Friday, July 3, 2009
Feast of the Apostle St. Thomas; First Friday of July
Today is the Feast of Doubting Thomas, who became the one who made the most profound declaration of faith: "My Lord and my God!" As my middle name is Thomas, I have always been drawn to this member of the Twelve.
Today is also the First Friday of the month of July, when the image of the Sacred Heart comes to the fore. I am particularly conscious of this as I meet with the Emmanuel Community gathering in Quebec whose theme is "I promise you a future full of hope" (Jeremiah 29:11), as their centre is Paray-le-Monial where the Sacred Heart granted knowledge of the secrets of his love to St. Margaret Mary Alacoque. St. Margaret Mary was encouraged in her discernment by the holy Jesuit St. Claude de la Colombiere.
The Holy Father's monthly intentions for July are:
General: That the Christians of the Middle East may live their faith in full freedom and be an instrument of peace and reconciliation.
Missionary: That the Church may be the seed and nucleus of a humanity reconciled and reunited in God's one and only family, thanks to the testimony of all the faithful in every country of the world.
Holy Father's Letter to Priests (at this point the Pope addresses priests as one of them himself "we priests"--part 6)
We priests should feel that the following words, which he put on the lips of Christ, are meant for each of us personally: “I will charge my ministers to proclaim to sinners that I am ever ready to welcome them, that my mercy is infinite”. From Saint John Mary Vianney we can learn to put our unfailing trust in the sacrament of Penance, to set it once more at the centre of our pastoral concerns, and to take up the “dialogue of salvation” which it entails.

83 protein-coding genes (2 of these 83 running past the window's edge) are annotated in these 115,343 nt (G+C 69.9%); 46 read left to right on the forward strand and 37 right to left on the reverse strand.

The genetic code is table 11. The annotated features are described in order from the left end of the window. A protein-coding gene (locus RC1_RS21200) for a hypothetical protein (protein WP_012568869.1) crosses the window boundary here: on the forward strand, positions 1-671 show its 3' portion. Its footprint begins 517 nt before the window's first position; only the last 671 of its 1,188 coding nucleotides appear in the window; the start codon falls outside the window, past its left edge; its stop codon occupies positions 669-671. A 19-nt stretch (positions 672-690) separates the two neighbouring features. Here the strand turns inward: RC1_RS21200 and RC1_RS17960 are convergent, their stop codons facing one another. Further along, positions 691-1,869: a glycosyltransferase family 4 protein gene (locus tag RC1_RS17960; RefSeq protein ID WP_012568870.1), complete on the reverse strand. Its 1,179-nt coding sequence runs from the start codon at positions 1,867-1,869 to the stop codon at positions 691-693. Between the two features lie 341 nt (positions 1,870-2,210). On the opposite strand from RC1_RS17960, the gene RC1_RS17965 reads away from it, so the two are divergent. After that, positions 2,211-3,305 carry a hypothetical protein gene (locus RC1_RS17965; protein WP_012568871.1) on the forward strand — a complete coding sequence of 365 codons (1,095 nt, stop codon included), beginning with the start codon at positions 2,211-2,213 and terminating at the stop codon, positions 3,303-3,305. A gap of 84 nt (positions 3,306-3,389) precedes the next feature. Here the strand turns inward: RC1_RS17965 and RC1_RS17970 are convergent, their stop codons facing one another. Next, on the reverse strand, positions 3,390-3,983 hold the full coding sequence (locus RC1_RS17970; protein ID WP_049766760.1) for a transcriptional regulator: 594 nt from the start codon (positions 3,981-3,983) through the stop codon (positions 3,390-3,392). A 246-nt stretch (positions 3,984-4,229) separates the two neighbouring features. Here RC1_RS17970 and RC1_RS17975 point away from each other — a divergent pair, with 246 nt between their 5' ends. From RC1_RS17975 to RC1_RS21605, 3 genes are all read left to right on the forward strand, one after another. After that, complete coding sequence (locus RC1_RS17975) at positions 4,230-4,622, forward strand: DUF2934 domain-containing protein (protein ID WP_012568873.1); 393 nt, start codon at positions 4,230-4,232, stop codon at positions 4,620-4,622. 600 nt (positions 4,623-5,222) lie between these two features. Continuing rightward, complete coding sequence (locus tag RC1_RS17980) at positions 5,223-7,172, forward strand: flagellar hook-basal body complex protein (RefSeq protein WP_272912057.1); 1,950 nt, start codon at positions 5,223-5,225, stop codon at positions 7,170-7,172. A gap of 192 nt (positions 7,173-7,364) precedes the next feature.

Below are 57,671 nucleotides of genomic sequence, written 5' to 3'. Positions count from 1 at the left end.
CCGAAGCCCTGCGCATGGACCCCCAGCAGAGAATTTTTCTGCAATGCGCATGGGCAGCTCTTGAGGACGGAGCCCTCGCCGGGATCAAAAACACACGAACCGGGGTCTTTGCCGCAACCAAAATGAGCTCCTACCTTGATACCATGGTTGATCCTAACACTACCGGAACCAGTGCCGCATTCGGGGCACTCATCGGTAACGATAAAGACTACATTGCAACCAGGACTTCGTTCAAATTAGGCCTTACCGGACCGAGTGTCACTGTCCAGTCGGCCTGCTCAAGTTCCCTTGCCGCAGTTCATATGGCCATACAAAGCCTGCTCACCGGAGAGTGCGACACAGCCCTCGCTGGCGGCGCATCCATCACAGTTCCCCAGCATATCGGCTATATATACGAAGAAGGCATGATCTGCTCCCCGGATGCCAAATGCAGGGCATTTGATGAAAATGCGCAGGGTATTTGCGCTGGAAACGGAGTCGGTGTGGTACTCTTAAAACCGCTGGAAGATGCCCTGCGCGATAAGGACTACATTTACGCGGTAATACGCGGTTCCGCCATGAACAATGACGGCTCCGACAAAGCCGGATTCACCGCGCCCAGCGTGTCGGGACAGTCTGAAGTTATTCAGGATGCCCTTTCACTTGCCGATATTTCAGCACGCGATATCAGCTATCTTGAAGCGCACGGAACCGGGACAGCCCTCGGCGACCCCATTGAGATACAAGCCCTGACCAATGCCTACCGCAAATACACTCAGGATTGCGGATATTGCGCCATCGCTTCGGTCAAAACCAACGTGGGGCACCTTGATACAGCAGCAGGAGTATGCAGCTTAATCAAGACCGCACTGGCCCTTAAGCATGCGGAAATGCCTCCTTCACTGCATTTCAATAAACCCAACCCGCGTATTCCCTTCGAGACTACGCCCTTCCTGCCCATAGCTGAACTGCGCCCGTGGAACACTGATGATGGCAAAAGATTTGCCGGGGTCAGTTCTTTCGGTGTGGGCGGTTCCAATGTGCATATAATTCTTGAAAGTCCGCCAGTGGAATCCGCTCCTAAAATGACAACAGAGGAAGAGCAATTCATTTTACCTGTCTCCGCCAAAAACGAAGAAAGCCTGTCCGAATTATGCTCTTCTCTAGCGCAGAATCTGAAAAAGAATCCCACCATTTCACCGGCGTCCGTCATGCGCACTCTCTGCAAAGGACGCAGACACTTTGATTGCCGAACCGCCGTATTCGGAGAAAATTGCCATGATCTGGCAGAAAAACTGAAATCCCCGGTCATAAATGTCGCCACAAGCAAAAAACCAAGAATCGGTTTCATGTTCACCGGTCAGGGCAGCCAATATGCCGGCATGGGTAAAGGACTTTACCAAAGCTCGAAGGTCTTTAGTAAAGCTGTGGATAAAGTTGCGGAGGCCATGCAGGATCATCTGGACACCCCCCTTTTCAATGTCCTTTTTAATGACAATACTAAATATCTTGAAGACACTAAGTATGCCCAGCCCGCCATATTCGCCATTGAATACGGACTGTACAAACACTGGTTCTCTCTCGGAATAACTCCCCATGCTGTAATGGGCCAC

The Curé of Ars dealt with different penitents in different ways. Those who came to his confessional drawn by a deep and humble longing for God’s forgiveness found in him the encouragement to plunge into the “flood of divine mercy” which sweeps everything away by its vehemence. If someone was troubled by the thought of his own frailty and inconstancy, and fearful of sinning again, the Curé would unveil the mystery of God’s love in these beautiful and touching words: “The good Lord knows everything. Even before you confess, he already knows that you will sin again, yet he still forgives you. How great is the love of our God: he even forces himself to forget the future, so that he can grant us his forgiveness!”
But to those who made a lukewarm and rather indifferent confession of sin, he clearly demonstrated by his own tears of pain how “abominable” this attitude was: “I weep because you don’t weep”, he would say. “If only the Lord were not so good! But he is so good! One would have to be a brute to treat so good a Father this way!”.
He awakened repentance in the hearts of the lukewarm by forcing them to see God’s own pain at their sins reflected in the face of the priest who was their confessor.
To those who, on the other hand, came to him already desirous of and suited to a deeper spiritual life, he flung open the abyss of God’s love, explaining the untold beauty of living in union with him and dwelling in his presence: “Everything in God’s sight, everything with God, everything to please God… How beautiful it is!”.
And he taught them to pray: “My God, grant me the grace to love you as much as I possibly can”.